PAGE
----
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Franklin Harper Elmore papers

Identifier: SCL-MS-0166

This collection is chiefly family correspondence which gives a glimpse of antebellum life. Gov. John Taylor agrees to the marriage of Harriet and Elmore in a letter, 17 Oct. 1826, and states "what I may [be] able to give as a Dowry . . . I claim the Right of giving as I have given to my Daughter Rebecca." Although the collection provides little information on Elmore's career as a lawyer, banker and U. S. Congressman — serving in both houses — correspondence with his family reveals him as a devoted husband and affectionate father. A letter of John C. Calhoun, Fort Hill, 19 Feb. 1843, to Elmore, suggests Calhoun's interest in his "devoted disciple," encloses an introduction to the President, and assures Elmore of "no difficulty in counteracting the Richmond movement, if our friends should take a firm and active stand against it. We have truth, justice and the Constitution on our side, and all that is wanting is zeal, energy and discretion to ensure success." Appointed to the U. S. Senate to fill the vacancy created by Calhoun's death, Elmore served only twenty-eight days before his death, 29 May 1850. During his illness Mrs. Elmore writes the daughter Ellen — "a thousand times . . . have I wished we were all at home again — these worldly honors ! What are they? a shadow a fleeting shadow worth nothing and yields no happiness." Two Civil War letters of Albert Rhett Elmore suggest the family's contribution to this conflict. Harriet Elmore in a letter to Ellen, 8 May 1865, describes conditions in Columbia — ". . . we seem to have no law civil or military, the disbanded soldiers are perfectly lawless breaking open Government stores rifling private houses, and taking horses and mules whenever they find them . . . the town has been without rations for three days, the poor are becoming clamorous, & we are kept in constant dread of an outbreak from that quarter. Gen. Hampton has assumed, & is organizing a guard to protect the citizens . .. We are all pennyless now I would find it very difficult to supply all of my negroes with what they lost by the Yankees." Harriet Elmore's death brought a letter of condolence from Benjamin Morgan Palmer, New Orleans, 21 May 1866, to Ellen, in which he expresses a high regard for the Elmore and Taylor Families — "Your excellent & noble rather I remember from my boyhood .... I knew him well enough to esteem the high qualities which adorned him in private life, & to honor those larger endowments which rendered him so valuable a citizen . . Your venerable Grandmother [Taylor] whom I loved to contemplate as the most perfect relic of the old school gentlewoman . . . never to be reproduced," recalls her aid and motherly advice "when, a green youth, I settled in Columbia to be her Pastor," and comments "Your mother was a mother in all the wide, deep strong emphasis of that endearing word."A letter of U. S. Senator from Ga. and Confederate Gen. John Brown Gordon, Washington, 28 Nov. 1877, to "Mrs. Grace Elmore," thanks the women of Columbia for a "Silver Salver," stating "Whatever of assistance I have . . . contribut [ed] to the relief of [S. C.] . from the evils of misgovernment was rendered to a people bound to those who sent me here by every tie of kindred, of interest, of deathless memories & enduring sympathies," and promises "to cherish this beautiful gift . . . as a memorial of South Carolina's new birth & of the too generous tribute paid me by her daughters for the aid . . . in the time of her distress and humiliation."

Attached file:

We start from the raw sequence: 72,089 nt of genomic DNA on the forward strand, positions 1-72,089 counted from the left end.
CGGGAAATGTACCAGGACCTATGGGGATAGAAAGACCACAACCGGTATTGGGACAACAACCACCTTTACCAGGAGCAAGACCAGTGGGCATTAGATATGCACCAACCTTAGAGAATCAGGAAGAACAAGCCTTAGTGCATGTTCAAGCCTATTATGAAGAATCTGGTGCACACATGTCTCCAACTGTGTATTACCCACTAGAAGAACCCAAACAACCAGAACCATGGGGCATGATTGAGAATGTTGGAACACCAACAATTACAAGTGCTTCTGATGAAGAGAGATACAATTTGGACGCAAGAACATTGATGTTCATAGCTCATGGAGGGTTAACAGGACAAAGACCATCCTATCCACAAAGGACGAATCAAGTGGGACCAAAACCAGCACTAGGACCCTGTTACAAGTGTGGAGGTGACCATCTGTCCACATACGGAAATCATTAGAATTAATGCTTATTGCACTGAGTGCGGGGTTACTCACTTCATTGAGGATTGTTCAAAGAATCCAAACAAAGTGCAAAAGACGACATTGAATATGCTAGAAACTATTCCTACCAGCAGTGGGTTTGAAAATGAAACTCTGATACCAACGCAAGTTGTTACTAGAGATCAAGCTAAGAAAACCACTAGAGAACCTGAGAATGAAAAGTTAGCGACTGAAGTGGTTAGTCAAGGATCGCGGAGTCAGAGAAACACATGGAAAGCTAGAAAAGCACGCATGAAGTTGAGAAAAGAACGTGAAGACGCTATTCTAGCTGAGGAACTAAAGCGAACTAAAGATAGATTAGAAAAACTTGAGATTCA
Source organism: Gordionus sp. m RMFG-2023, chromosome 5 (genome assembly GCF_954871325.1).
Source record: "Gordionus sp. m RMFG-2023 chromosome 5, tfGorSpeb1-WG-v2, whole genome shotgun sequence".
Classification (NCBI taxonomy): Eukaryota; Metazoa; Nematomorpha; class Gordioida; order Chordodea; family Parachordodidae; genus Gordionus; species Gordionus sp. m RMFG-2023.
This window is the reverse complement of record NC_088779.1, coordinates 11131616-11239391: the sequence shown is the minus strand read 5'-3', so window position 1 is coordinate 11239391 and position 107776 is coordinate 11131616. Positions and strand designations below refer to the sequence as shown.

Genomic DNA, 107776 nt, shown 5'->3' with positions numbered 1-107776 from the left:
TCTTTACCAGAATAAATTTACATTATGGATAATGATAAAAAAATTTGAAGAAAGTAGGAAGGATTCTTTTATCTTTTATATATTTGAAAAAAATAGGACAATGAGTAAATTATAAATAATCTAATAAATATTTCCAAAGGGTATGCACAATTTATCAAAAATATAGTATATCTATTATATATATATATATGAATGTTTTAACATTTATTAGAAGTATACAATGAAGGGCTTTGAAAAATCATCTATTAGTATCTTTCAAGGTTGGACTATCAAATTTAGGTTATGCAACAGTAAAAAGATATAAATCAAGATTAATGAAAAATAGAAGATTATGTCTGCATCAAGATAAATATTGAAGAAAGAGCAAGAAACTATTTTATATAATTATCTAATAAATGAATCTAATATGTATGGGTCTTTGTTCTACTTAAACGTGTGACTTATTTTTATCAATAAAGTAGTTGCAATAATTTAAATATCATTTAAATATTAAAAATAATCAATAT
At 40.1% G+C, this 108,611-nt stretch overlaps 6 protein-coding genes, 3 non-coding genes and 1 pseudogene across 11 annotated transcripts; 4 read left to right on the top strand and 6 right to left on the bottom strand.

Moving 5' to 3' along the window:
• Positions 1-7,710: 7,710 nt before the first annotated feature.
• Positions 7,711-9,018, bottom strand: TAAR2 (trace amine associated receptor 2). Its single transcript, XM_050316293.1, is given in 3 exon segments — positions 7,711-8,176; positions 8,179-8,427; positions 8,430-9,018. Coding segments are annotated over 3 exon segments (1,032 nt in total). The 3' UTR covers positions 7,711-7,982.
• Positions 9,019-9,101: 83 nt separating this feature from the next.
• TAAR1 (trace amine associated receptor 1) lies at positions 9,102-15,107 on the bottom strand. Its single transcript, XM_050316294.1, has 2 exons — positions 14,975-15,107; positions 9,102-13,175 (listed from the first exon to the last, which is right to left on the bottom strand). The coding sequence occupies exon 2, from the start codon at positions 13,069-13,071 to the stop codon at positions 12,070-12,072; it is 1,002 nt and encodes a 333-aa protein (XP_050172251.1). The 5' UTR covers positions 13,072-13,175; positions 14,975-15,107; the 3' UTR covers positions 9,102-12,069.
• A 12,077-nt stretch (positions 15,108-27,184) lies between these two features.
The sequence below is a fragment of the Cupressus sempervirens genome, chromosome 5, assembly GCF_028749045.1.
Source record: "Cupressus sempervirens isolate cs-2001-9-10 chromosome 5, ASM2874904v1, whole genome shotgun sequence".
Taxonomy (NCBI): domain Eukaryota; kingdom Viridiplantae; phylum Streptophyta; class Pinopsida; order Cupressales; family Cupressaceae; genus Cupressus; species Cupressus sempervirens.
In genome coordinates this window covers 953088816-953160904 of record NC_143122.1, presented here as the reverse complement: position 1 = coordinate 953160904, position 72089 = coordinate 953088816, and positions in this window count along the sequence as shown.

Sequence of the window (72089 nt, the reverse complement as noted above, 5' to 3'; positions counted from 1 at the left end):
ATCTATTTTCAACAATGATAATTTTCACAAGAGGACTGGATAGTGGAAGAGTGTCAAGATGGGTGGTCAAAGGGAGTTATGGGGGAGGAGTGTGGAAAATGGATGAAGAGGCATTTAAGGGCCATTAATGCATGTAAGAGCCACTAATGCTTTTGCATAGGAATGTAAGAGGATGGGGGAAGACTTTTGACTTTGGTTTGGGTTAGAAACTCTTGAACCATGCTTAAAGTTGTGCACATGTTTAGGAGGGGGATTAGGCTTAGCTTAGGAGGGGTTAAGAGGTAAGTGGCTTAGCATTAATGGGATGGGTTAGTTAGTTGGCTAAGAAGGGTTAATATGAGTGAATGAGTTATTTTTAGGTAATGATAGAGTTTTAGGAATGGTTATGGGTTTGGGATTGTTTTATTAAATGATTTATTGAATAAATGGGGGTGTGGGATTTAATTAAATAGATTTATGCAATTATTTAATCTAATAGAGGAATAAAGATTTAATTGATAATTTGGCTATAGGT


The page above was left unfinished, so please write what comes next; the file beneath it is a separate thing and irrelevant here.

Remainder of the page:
• 1818-1877


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Collection is open for research.

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All rights reside with creator. For permission to reproduce or publish, please contact The South Caroliniana Library.


251 items